As in other states, when it comes to Missouri child custody matters, the children’s best interests are supposed to be the most important factor. We usually think of this in terms of maintaining relationships with the child’s biological or adoptive parents. But what about stepparents?
Relatively little research has examined the affect losing a stepparent to divorce can have on children. In many cases, the stepparent had a stronger and more vital relationship with the child than his or her noncustodial parent ever did. It is natural to assume, therefore, that losing contact with a stepfather who helped raise a child for many years could be at least as traumatic as when the child’s biological father is denied custody rights.
A small study from the University of Missouri sought to explore what it means to sever a stepparent-stepchild relationship. According to a press release, researchers interviewed 41 “young adults” of unspecified age, all of whom had experienced stepfamily dissolution earlier in life.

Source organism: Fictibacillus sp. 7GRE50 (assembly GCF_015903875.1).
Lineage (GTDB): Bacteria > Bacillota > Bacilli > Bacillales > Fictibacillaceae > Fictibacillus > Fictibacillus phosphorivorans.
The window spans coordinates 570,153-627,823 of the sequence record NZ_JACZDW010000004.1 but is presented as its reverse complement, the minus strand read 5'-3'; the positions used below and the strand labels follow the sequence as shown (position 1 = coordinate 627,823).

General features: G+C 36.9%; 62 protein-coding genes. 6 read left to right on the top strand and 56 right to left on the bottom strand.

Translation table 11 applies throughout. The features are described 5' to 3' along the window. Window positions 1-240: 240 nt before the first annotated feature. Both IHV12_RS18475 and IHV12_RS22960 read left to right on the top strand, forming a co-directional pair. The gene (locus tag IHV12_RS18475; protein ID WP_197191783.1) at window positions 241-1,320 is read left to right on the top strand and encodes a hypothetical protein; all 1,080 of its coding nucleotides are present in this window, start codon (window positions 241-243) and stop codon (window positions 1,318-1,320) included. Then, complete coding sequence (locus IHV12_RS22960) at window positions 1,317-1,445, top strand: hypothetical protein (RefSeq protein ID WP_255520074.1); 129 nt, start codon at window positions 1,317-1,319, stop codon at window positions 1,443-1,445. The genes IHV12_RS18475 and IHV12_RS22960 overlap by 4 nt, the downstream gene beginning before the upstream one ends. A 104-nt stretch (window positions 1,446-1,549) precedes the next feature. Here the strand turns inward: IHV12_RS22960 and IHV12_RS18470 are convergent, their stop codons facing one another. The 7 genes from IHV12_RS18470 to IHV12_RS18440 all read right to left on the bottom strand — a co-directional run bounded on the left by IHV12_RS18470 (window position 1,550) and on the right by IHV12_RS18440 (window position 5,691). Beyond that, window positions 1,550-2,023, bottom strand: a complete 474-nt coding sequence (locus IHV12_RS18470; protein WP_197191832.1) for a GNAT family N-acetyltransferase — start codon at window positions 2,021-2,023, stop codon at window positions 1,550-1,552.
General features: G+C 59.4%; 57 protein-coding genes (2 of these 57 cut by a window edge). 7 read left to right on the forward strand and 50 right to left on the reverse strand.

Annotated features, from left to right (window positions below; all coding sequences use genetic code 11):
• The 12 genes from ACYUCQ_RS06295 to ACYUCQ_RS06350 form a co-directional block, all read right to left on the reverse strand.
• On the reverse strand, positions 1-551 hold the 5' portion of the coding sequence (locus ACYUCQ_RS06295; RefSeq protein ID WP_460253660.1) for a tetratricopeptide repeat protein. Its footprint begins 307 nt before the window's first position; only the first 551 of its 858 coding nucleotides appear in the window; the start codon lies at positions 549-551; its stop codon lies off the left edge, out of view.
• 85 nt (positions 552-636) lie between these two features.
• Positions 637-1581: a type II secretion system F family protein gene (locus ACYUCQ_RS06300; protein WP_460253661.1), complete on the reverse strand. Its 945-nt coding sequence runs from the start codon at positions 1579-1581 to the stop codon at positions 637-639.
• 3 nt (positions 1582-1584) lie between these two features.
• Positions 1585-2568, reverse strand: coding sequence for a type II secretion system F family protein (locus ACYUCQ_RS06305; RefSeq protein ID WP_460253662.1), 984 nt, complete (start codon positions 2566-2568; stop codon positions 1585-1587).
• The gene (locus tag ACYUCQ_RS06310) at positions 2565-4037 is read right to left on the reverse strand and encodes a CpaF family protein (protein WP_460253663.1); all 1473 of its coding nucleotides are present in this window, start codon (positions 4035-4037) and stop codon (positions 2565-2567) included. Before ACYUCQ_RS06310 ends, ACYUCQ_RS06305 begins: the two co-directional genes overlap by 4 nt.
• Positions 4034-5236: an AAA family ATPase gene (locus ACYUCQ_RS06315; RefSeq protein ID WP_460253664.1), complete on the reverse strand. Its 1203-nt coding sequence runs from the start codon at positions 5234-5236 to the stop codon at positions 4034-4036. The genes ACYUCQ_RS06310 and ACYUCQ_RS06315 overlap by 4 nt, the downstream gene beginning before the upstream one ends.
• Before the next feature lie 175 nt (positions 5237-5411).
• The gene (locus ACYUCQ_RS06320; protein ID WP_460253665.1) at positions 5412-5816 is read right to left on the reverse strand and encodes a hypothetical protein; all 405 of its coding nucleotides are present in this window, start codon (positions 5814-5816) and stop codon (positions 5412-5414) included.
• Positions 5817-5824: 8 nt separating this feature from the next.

About half of those interviewed considered their stepparent a family member by the time of the divorce. Of that group, half continued to maintain a relationship with their ex-stepparent. The other stepparent-stepchild relationships ended, presumably immediately after the divorce, or at some later point.
It appears that a child’s perception of his or her relationship prior to the loss of that relationship affects his or her reaction to that loss. When a child does not consider the stepparent to be part of his or her family, the ambiguity of whether to continue the relationship can be highly stressful.
When the stepparent is considered family, children naturally tend to expect the relationship to continue, the study says.
This may not always be possible, or even advisable, but children’s best interests often mean that their father or stepfather continues to be an important part of their lives after divorce.